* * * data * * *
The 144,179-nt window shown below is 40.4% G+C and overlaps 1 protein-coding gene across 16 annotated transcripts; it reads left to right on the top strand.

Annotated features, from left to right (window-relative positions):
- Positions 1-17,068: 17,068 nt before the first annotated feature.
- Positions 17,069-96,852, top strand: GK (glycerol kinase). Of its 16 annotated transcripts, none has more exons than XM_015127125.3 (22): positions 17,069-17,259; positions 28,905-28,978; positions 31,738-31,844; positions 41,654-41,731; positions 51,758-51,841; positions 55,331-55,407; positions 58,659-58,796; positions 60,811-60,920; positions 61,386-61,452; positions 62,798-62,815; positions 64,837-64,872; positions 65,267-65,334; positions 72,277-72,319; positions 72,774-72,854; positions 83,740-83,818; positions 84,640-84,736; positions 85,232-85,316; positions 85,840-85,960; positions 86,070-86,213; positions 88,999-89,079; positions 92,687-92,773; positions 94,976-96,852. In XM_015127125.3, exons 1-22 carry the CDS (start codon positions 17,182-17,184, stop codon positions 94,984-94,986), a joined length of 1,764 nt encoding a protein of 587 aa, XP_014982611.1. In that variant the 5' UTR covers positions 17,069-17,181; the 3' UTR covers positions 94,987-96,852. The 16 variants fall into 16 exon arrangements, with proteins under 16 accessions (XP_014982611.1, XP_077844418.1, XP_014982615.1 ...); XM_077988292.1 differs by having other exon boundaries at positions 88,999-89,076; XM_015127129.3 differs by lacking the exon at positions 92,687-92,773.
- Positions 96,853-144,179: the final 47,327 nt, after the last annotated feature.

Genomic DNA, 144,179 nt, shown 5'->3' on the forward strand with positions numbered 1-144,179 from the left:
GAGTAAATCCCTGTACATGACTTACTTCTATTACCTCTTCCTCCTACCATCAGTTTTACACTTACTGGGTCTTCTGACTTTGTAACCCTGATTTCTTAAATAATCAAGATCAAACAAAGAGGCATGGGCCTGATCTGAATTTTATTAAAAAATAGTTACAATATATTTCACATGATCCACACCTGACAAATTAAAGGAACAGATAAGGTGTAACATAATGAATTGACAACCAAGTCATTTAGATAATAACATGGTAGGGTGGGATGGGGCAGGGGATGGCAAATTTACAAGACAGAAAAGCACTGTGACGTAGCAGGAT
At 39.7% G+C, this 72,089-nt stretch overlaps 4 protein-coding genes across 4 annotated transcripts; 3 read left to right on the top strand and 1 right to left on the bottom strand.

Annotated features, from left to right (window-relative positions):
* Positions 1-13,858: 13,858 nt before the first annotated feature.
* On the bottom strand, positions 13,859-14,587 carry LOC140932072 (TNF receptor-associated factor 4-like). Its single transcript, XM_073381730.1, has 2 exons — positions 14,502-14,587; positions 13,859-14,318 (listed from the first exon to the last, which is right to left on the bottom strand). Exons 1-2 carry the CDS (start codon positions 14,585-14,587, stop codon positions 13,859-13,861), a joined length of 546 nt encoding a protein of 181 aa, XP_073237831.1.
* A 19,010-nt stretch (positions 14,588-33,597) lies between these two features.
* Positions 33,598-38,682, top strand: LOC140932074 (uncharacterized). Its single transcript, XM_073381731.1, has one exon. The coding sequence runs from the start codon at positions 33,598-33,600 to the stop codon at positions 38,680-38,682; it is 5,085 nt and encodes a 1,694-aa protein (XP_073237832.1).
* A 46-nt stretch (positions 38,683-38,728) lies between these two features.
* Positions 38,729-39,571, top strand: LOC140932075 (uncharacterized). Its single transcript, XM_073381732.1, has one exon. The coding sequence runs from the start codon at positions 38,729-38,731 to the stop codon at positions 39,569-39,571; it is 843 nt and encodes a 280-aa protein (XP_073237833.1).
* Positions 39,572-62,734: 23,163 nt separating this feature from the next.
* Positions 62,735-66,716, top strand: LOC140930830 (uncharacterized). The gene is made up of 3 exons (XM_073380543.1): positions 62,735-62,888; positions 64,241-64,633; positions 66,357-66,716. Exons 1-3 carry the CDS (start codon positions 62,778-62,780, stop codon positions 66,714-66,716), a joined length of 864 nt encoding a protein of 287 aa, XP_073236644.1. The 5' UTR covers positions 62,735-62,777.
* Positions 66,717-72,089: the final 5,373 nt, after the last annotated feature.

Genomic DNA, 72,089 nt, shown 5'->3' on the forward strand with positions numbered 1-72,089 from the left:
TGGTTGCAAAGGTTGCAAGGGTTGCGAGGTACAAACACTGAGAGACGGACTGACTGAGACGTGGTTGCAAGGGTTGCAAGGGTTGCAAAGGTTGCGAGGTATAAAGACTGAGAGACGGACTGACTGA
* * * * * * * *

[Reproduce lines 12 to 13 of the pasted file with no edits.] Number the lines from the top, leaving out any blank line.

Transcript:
* A 19,010-nt stretch (positions 14,588-33,597) lies between these two features.
* Positions 33,598-38,682, top strand: LOC140932074 (uncharacterized). Its single transcript, XM_073381731.1, has one exon. The coding sequence runs from the start codon at positions 33,598-33,600 to the stop codon at positions 38,680-38,682; it is 5,085 nt and encodes a 1,694-aa protein (XP_073237832.1).